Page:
The present contention of the tenants is based on this section. It may be pointed out that oh. 5 of the Transfer of Property Act includes Sections 114 and 117. The last mentioned section provides that nothing in Clause 5 shall apply to leases for agricultural purposes except in so far as the State Government by notification declare them to be applicable. No such, notification had been issued by the State Government. Therefore, the landlords contend, Section 114 does not apply to the present leases which are for agricultural purposes and the tenants are not entitled to relief under it. It does not seem to us necessary to decide the question so raised. In our view, the provisions in Section 114 of the Transfer of Property Act are inconsistent with the provisions of the Bombay Act and cannot, therefore, under Section 3 of the latter Act govern the tenancies to which it applies. We have earlier stated that the Bombay Act clearly intended that relief against termination of tenancy for non-payment of rent would be given only in the cases mentioned in Section 25(1) and in no others. Under Section 314 of the Transfer of Property Act relief may be given in other circumstances. Therefore, the provisions of this section are inconsistent with the provisions of the Bombay Act. For this reason we do not. think that the tenants in the cases before us are entitled to claim any relief under Section 114 of the Transfer of Property Act.
15. We think, therefore, that the tenants were not entitled to the relief which the authorities below granted them. Before we pass 011 to the other appeal raising a different question, we have to refer to the case of Raghuvira, Vyasaraya v. Govind Mogre  Bom. 1069 where it had been held by Chagla, C.J.; that Section 29(5) justifies an order granting relief to the tenant and refusing to make an order for possession in favour of the landlord even where the tenant has not paid rent for more than two years. We think that this case was wrongly decided. Chagla, C.J., held that Section 25 did not confer any substantive right on the landlord to obtain possession and that Section 29(5) conferred on the Maralatdar a discretion to pass any proper order that he thought fit. We think, for the reasons earlier stated, that on both these matters the learned Chief Justice was in error. We repeat that under the Act the landlord gets a right to obtain possession of the demised premises on the termination of the tenancy under Section 14 and that Section 25 as also Section 29 clearly recognises that right'.
16. We turn now to the remaining appeal, namely, Civil Appeal No. 259 of 1950. The question raised here is whether for the purposes of Section 25(2) a tenant is to be considered as having failed to pay rent for any year in respect of which he had been granted relief under Section 25(1). The Revenue Tribunal, following a decision of the High Court at Bombay in Anna Yadavrao Patil v. Keshav Madhav Ganeshakar (1955) Special Civil Application No. 2073 of 1955, decided by Chagla C.J. and Dixit J., on December 13, 1955 (Unrep.) held that where a landlord made an application for possession of the demised land on the failure of the tenant to pay rent for a year within the time prescribed in Section 14, and the Mamlatdar granted relief to the tenant under Section 25(1), the default was merged in the order of the Mamlatdar and could not thereafter be relied upon for the purposes of Section 25(2). We did not have the original judgment of the High Court placed before us and are not aware of the reasons which persuaded it to the view that it took.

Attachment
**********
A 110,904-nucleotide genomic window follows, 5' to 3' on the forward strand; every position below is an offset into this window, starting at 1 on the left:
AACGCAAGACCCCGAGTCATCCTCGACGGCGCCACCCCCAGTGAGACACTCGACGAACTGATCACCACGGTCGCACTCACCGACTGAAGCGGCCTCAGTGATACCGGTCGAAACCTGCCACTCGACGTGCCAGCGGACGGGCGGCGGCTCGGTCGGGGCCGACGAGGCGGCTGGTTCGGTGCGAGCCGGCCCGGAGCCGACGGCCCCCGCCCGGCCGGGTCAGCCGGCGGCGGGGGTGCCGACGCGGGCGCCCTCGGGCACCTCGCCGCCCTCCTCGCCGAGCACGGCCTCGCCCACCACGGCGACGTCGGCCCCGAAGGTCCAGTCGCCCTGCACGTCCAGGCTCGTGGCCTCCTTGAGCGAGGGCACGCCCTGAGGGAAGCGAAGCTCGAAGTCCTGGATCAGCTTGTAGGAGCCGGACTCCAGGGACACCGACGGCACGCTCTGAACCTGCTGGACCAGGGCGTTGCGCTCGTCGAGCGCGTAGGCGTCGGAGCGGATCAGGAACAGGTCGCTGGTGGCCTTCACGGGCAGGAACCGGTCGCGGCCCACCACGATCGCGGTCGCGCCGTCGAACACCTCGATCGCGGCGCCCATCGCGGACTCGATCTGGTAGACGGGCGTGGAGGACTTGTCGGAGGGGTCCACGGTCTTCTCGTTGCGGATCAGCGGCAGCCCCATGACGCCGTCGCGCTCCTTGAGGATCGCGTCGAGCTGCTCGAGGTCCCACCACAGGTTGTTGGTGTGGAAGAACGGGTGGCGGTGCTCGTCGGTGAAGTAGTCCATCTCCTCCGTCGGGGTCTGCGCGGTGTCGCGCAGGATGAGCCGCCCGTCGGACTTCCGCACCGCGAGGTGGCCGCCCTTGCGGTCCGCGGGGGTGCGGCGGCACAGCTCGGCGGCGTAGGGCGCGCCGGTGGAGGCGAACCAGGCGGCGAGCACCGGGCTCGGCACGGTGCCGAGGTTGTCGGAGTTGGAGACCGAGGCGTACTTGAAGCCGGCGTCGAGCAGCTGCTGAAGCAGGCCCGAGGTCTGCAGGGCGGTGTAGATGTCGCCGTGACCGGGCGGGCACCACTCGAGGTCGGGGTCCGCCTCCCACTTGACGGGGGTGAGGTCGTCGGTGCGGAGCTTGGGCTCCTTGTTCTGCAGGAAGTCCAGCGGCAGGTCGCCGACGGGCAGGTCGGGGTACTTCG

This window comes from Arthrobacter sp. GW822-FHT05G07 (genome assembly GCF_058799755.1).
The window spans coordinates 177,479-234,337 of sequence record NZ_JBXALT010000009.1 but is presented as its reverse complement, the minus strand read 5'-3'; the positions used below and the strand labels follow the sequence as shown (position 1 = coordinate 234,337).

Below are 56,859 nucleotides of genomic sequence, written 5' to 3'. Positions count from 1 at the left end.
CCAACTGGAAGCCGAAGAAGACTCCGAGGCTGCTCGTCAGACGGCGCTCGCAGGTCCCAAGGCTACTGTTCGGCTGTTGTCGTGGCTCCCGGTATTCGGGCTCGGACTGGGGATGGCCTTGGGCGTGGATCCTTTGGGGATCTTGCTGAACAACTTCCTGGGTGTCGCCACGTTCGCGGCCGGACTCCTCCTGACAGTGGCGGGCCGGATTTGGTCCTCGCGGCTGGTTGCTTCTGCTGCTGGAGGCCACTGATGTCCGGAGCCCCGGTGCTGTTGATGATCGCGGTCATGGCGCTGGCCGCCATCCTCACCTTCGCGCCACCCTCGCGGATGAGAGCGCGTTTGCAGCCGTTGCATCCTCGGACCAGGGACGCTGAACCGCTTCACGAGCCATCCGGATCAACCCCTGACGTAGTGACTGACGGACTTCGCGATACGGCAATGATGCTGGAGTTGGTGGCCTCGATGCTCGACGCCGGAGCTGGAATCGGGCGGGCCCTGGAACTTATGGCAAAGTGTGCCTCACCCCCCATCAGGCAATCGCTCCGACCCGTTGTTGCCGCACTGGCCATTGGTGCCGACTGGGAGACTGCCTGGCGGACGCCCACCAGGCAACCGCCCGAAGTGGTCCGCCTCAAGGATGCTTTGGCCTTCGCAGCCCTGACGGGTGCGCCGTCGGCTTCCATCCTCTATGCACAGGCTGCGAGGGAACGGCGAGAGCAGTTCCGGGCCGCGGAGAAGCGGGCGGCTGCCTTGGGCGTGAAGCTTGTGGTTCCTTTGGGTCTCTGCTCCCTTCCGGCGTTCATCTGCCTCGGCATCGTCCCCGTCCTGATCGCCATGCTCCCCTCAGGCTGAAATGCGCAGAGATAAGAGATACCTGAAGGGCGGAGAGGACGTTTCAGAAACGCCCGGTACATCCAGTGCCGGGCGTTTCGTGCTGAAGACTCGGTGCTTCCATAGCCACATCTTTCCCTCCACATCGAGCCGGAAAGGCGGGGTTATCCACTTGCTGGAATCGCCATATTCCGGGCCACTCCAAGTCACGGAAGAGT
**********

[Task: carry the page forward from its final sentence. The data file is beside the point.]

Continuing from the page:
17. In our opinion, that view is clearly incorrect. Section 25(2) says that nothing in Section 25-which of course only means Sub-section (1) of that section-shall apply to any tenant whose tenancy is terminated for non-payment of rent if he has failed for any three years to pay rent within the period specified in Section 14. We are unable to appreciate the contention that when a tenant has been granted relief under Section 25(1) in respect of any year's default, the default merged in the order granting relief and ceased to be a default. How can the default for the year merge in an order? No doubt relief has been given against the consequence of the default for the year, but that does not wipe out the default itself; it only prevents the termination of the tenancy, if any, consequent thereon, becoming effective. Inspite of the relief granted under Section 25(1), the tenant remains a tenant who made default in paying rent for the year within the period specified in Section 14 and that is the tenant mentioned in Section 25(2). We find nothing in Section 25(2) to justify the view that in such a case the year of default cannot be taken into account in computing the three years there mentioned. It is of some significance to point out that Section 25(2) does not require three successive years of default but it is satisfied where the tenant has been in default for any three years. If the interpretation put by the High Court were to be accepted, then a landlord wishing to recover possession of his land would have to wait till the tenant has committed default for three years, for if he took steps earlier and relief was granted to the tenant, he would not be able to recover possession after two more years of default by the tenant. We see no justification for thinking that the Act intended to put so much difficulty in the way of landlords.
18. We, therefore, come to the conclusion that these appeals must succeed. We set aside the orders of the High Court in the cases in which that Court had been moved and of the Revenue Tribunal and other authorities under the Bombay Act refusing to make an order for possession in favour of the landlords. We direct that the respondent tenants make over possession of the lands held by them to their respective landlords. The appellants will be entitled to costs throughout.